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Storylines and Questions for SEC Media Days 2019

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You are lookin’ liiiiiive, from Birmingham, Alabama.

<p zoompage-fontsize="15" style="">NCAA Football: SEC Football Media Day

Remember that time Stephen S. Smith asked me about “revolving door?” Don’t do that again.

Dale Zanine-USA TODAY Sports

This year finds the SEC taking the next step in its evolution. The old guard have retired, been fired, or have left for greener pastures. Last season saw that to great effect, as nearly half of the faces at SECMD18 were new ones. This year there was no turnover at head coach, but that doesn’t mean the Winfrey is going to be staffed with old hands either.

Nick Saban is the dean of the conference, now entering his 13th campaign (wow, already?) And Dan Mullen at Florida is now attending his 11th consecutive SEC Media Days, albeit at two schools. After that, the SEC veterans are slim: Malzahn 7 years (AU,) Mark Stoops 6 years (UK), Derek Mason 5 years (VU) — even fudging a bit with Will Muschamp in his 6th season. Even Kirby Smart and Barry Odom can be considered veterans, now in their 4th year at UGA and Mizzou, respectively. But everyone else is in their second- or third-year. And many of these guys find themselves with serious questions already.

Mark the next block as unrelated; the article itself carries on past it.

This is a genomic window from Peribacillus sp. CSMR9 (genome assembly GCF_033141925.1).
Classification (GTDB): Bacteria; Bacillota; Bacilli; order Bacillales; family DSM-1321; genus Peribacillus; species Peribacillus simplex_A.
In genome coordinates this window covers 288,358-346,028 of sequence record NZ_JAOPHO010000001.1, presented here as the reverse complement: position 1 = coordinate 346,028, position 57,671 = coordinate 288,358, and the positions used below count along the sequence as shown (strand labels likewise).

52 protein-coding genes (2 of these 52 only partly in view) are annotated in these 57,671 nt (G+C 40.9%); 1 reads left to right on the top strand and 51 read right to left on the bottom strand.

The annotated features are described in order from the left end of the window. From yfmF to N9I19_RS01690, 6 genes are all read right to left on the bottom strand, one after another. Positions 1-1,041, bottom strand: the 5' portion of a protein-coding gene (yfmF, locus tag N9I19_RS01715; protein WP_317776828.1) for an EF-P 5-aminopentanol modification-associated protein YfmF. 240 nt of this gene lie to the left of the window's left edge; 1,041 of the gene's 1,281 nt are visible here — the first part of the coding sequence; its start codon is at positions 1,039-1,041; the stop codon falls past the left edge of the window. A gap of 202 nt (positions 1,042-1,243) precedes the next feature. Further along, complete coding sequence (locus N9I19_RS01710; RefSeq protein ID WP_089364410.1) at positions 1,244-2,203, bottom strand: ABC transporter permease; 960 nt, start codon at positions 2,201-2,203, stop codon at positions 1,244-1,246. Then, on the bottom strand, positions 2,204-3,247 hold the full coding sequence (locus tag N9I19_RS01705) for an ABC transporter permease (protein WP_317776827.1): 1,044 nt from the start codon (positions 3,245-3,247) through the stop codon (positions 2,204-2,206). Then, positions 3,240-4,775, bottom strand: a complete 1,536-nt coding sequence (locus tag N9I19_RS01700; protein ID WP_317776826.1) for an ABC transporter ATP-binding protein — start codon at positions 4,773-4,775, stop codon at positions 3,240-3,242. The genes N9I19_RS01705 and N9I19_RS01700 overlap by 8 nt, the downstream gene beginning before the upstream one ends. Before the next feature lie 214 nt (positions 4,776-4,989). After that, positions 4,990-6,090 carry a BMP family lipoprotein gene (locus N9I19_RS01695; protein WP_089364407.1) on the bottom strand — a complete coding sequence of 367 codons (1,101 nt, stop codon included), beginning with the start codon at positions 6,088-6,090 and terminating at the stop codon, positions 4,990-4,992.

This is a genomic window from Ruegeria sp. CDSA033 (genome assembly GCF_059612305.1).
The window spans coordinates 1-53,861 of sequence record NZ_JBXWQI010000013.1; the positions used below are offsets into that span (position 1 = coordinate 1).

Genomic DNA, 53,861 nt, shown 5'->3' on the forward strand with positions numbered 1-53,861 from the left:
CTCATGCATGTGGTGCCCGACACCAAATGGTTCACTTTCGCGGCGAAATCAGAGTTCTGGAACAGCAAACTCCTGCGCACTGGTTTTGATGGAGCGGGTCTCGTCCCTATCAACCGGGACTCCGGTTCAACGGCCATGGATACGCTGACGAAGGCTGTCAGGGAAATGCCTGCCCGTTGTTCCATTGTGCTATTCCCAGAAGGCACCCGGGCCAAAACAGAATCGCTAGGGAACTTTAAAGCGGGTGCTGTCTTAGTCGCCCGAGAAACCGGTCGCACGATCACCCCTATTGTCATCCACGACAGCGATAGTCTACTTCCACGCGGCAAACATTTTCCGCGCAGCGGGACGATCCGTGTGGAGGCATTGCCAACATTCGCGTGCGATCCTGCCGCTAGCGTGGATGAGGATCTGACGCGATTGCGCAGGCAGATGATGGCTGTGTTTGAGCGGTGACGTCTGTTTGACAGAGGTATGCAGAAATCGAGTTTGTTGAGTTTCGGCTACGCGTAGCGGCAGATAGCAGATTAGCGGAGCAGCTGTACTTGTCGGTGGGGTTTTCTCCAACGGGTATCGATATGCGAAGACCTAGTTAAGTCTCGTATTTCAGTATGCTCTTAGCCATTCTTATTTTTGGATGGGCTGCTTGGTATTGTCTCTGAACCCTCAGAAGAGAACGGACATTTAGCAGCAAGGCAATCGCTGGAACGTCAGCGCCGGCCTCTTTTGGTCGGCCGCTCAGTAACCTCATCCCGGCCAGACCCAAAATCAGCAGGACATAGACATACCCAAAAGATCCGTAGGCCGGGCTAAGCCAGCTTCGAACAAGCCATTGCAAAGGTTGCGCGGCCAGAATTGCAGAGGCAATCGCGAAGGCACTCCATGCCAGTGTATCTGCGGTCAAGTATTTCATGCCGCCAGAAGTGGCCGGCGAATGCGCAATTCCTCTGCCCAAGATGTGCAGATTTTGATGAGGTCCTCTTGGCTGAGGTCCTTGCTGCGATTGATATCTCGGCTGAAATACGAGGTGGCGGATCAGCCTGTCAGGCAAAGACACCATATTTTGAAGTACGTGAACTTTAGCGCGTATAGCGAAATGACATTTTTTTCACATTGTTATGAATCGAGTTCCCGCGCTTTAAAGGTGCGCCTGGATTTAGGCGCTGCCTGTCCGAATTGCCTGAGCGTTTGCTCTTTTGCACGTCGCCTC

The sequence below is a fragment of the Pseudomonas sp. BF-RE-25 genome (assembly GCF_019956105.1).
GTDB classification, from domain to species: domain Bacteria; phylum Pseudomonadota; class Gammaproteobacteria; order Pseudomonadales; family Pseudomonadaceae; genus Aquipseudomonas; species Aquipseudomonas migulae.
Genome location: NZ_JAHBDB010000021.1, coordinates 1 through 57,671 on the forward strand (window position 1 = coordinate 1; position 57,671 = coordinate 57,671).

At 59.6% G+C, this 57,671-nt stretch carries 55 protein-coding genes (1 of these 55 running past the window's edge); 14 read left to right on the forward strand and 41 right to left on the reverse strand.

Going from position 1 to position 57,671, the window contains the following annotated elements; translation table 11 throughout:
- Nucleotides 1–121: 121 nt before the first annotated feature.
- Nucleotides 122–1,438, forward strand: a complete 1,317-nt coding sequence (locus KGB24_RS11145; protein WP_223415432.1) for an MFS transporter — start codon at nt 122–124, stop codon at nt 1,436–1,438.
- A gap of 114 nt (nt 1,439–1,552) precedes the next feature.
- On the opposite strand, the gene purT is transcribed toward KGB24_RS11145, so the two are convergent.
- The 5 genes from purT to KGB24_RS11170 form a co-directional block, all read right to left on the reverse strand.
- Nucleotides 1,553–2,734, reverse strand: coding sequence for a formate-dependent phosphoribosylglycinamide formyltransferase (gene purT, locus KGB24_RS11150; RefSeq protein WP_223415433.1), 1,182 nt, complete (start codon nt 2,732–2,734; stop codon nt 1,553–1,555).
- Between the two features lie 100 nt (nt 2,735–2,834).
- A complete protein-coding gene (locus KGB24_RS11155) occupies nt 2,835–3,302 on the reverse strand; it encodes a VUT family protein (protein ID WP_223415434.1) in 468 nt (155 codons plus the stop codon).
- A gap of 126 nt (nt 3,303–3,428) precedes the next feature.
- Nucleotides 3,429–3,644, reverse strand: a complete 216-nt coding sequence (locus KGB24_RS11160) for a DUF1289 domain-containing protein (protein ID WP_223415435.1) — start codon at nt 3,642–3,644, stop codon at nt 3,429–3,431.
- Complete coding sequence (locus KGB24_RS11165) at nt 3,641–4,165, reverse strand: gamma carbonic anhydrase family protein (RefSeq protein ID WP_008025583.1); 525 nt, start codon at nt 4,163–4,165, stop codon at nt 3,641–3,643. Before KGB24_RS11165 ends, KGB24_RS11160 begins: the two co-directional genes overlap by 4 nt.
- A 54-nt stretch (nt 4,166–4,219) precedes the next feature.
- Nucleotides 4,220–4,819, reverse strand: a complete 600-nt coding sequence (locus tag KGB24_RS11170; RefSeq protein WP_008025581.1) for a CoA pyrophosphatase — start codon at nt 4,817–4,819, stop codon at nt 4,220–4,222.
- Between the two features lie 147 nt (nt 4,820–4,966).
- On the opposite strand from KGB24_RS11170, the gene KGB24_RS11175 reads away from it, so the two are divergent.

So, here are some things to keep an eye on this week:

Hot seats

  • The Montgomery press has never been Gus Malzahn’s biggest cheerleader. And, with no playoff appearances, a bad draft showing, average recruiting results, the annual exodus of players exiting the program, and no SEC title since 2013, that relationship is likely to be considerably more strained. Is this the last year for the Gus Bus? At $7 million per year, Auburn thinks it deserves more (which is true), and that it should be a larger national player (which is not true.)
  • Gus is just the most obvious name on this list, but it’s not exactly like Barry Odom (Missouri) and Derek Mason (VU) are safe. Vanderbilt has been especially disappointing.

Probably safe, but there are tough questions incoming

  • When last we saw Kirby Smart, his Georgia Bulldogs were imploding Atlanta, no-showing in the Sugar Bowl, having shade thrown at them by recruits, and facing a racially-charged, well-publicized transfer of yet-another No. 1 QB. Don’t think for a second that he’s getting softballs this week, particularly about getting over that Elephant-sized hump.
  • Nick Saban isn’t immune from a hot panel either. Saban will almost certainly face questions about the team’s attitude down the stretch last season and coaching staff turnover — particularly in relation to recruiting and the exiting staff. Not that he’s apt to answer them, but see how much he gives away about the change in scheme and coordinators for 2019. Clemson will come up...and keep coming up...and keep coming up. And, of course, there’s the Finebaum troll job that is almost certain to happen on Wednesday.